Inside Drainage Water Management

Drainage Water Management System

Managing water resources is demanding more attention from farmers. The most commonly publicized concerns are related to supply and demand for irrigation water. But drainage water probably impacts even more farmers and acreage.

Drainage of excess water has been a key factor in U.S. crop production for over 100 years. Much of the tall-grass prairie of the Central and Eastern Corn Belt was unusable swamp land before surface ditches and subsurface tile drainage lines were installed. Millions of acres of our most productive cropland could not be farmed without the use of tile drainage systems to remove excess rainwater. Large areas that were partially drained 50 to 100 years ago are getting new systems installed to more effectively and more rapidly remove excess water.

Where drainage tile was previously installed to drain only the low spots, new grid systems are being installed to uniformly drain entire fields. Parallel lateral lines are being spaced closer together for quicker, more efficient drainage. Older full-field grids were typically installed with laterals spaced 100 to 120 feet apart. New systems commonly have laterals spaced 50 to 60 feet apart, or less.

Unfortunately, these systems work 24/7 — and continue to remove water even when the danger of crop loss is past.

Drainage Water Management (DWM) provides tools and practices to help farmers make more efficient use of their water resources two ways: By allowing drainage to facilitate field activities or protect the crop from excess water; And allowing the water level in the soil to be raised to support the growing crop.

Control structures (see above) installed in the drain lines at the edge of the field are used to adjust the water level in the field up or down as desired, preserving the water resources available to the crop and reducing the loss of nutrients that are also removed with the tile drainage. These nutrients are lost from benefitting the crop, and also pose a potential threat to water quality in the streams, rivers and other water bodies downstream. Nitrate loss can be reduced by 45% or more using DMW systems. Yet only about 1,000 DWM structures have been installed on U.S. farms up to now.

Flexibility, Automation

DWM control structures can be adjusted to freely drain water from the field in the spring to allow for field work. The gates, or stop-logs, are then closed after planting to hold back water loss. During the growing season, the water level is adjusted downward to support deeper root penetration as roots move down the soil profile. In the fall, the gates are again removed for harvest and other fall field work. They can then be closed to hold water during the winter months.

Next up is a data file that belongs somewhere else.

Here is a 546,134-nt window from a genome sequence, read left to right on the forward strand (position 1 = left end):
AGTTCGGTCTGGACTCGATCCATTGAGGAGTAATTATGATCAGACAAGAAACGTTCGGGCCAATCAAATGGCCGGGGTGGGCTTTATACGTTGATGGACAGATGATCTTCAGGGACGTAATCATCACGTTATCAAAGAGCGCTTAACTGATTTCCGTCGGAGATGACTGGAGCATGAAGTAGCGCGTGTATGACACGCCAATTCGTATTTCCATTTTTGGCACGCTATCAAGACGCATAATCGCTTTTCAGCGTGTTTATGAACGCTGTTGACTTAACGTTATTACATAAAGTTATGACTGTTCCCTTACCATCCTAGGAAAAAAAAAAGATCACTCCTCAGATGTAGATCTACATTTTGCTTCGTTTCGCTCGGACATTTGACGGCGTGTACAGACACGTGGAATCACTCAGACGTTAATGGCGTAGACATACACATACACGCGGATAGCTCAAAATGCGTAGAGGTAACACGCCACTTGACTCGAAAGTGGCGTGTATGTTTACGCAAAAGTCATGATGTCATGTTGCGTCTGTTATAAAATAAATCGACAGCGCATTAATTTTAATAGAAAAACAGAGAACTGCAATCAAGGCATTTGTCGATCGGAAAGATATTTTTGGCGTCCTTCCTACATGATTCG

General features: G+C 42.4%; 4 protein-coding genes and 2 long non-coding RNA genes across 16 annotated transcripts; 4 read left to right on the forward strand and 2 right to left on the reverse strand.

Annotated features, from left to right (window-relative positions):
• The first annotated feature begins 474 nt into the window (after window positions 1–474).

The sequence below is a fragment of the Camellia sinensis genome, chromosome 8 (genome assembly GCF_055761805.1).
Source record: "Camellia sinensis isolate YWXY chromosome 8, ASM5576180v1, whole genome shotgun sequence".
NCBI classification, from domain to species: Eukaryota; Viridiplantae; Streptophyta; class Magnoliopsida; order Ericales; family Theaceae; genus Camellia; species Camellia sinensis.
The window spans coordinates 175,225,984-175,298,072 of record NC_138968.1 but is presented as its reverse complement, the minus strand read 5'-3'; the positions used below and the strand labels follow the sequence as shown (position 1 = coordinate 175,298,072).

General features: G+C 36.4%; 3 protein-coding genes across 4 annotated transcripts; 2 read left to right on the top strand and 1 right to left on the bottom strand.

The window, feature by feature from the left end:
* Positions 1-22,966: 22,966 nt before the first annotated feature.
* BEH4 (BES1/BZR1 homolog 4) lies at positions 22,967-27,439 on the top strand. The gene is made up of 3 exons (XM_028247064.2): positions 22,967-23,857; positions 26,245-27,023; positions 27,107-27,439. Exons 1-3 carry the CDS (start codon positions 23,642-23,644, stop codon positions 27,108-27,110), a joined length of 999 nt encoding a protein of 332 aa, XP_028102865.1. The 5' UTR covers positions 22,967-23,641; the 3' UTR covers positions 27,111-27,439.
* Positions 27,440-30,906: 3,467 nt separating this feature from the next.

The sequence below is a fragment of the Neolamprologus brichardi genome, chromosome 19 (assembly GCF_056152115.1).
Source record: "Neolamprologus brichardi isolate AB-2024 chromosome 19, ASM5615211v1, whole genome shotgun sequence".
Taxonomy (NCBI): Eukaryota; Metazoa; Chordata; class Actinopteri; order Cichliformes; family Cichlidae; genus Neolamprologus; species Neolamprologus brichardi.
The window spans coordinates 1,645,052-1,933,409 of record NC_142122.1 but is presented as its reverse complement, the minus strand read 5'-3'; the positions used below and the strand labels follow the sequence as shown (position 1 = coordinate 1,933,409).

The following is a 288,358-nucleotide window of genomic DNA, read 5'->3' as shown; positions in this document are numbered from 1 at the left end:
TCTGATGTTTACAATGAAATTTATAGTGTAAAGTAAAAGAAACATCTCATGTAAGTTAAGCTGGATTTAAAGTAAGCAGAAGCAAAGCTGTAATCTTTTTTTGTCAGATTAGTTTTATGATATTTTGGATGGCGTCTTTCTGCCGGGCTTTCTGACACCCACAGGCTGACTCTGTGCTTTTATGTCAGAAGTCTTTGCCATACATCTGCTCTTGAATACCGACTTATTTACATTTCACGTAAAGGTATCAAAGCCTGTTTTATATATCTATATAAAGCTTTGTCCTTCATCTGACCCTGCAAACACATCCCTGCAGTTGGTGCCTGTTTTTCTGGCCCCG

Of course, heavy rainfall at any time may result in the need to release water to prevent flooding. The DWM stop-logs can be adjusted as needed. It usually takes only a few hours to lower the field’s water level with a properly designed system. Each DWM structure can usually control the water level for 20 to 30 acres.

Newer technology allows the control structure gates to be operated electronically and powered by solar cells, with radio or internet control. The operator can monitor the system and adjust water levels from a computer or cell phone. If farmers work cooperatively, it may soon be possible to network these systems to manage water levels throughout a watershed. Operating DWM systems might someday become a service provided by Certified Crop Advisers for their clients.

Before installing a new tile drainage system, or upgrading an existing one, landowners should examine the feasibility of incorporating DWM components into the new design. Often systems for DWM need to be laid out with lateral lines parallel to the field contours, and mains running down the slope. New technology permits DWM systems to even be used on sloping fields, with a step control unit (Water­Gate) inserted into the main line for each 12 to 18 inches change in elevation. If a new drainage system is put in place without considering DWM, it may not be possible to retrofit it for DWM to be added later, and the opportunity to manage drainage will be lost for decades to come.

Usually DWM can be incorporated into a new drainage system for about a 10% increase in overall investment in the system. A typical installation of a DWM control structure costs about $1,200. It may be possible to get cost sharing assistance through NRCS EQIP program for up to 75%, bringing the out-of-pocket cost to $400 or about $20/acre. Amortizing that cost over 20 years, the real cost of a DWM system can be less than $1 per acre per year. The potential savings in better water and nutrient management can be many times that amount. Benefits include potential yield increases, especially in dry years, and potential substantial reduction of nitrate losses from the field.

As pressures to increase crop production to meet the world’s growing demand for food, feed, fiber, and fuel, water management will be under increasing pressure. For many farmers, efficient water management will mean implementation of drainage water management. As new systems are installed and older ones upgraded, consideration of DWM possibilities should definitely be a part of the plan.

Leave a Reply

Equipment Stories

Precision AgPrecision Agriculture: Finding The Payback
September 6, 2014
Profitability in precision ag is not about any one technology, but the result of employing technology in a total system approach that is agronomically sound. Read More
MAGIE 2014 ShowStopper
EquipmentJohn Deere Again Wins MAGIE ShowStopper Award
August 25, 2014
For the second consecutive year, John Deere was honored at the Midwest AG Industries Exposition (MAGIE) for its new R4045 sprayer. Read More
EquipmentDeere Announces Factory Layoffs
August 18, 2014
Deere & Co. has announced it will reduce the size of its manufacturing workforce at some agricultural equipment factories in response to current market demand for its products. Read More